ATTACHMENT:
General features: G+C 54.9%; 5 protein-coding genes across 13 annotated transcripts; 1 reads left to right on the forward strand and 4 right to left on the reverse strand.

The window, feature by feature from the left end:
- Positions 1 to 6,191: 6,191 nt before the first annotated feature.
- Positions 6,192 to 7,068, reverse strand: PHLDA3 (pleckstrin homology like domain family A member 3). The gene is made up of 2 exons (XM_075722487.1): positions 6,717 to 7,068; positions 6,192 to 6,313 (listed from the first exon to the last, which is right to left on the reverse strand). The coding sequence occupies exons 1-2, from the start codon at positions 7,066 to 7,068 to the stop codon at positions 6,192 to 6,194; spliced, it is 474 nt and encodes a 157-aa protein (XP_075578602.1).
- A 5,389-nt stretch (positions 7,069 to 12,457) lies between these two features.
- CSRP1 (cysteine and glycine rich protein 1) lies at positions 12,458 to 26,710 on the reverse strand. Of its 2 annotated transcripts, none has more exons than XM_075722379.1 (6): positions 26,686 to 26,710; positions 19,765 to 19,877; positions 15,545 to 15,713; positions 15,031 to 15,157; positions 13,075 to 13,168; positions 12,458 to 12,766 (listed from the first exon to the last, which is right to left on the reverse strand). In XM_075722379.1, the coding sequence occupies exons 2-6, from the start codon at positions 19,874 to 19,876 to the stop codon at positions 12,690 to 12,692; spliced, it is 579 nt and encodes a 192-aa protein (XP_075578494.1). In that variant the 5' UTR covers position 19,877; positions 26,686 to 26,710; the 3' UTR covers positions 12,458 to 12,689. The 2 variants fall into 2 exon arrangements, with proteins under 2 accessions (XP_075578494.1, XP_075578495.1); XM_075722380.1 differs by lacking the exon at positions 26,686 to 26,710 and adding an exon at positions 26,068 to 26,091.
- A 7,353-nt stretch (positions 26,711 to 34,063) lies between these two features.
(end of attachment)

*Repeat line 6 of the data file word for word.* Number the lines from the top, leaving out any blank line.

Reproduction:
- CSRP1 (cysteine and glycine rich protein 1) lies at positions 12,458 to 26,710 on the reverse strand. Of its 2 annotated transcripts, none has more exons than XM_075722379.1 (6): positions 26,686 to 26,710; positions 19,765 to 19,877; positions 15,545 to 15,713; positions 15,031 to 15,157; positions 13,075 to 13,168; positions 12,458 to 12,766 (listed from the first exon to the last, which is right to left on the reverse strand). In XM_075722379.1, the coding sequence occupies exons 2-6, from the start codon at positions 19,874 to 19,876 to the stop codon at positions 12,690 to 12,692; spliced, it is 579 nt and encodes a 192-aa protein (XP_075578494.1). In that variant the 5' UTR covers position 19,877; positions 26,686 to 26,710; the 3' UTR covers positions 12,458 to 12,689. The 2 variants fall into 2 exon arrangements, with proteins under 2 accessions (XP_075578494.1, XP_075578495.1); XM_075722380.1 differs by lacking the exon at positions 26,686 to 26,710 and adding an exon at positions 26,068 to 26,091.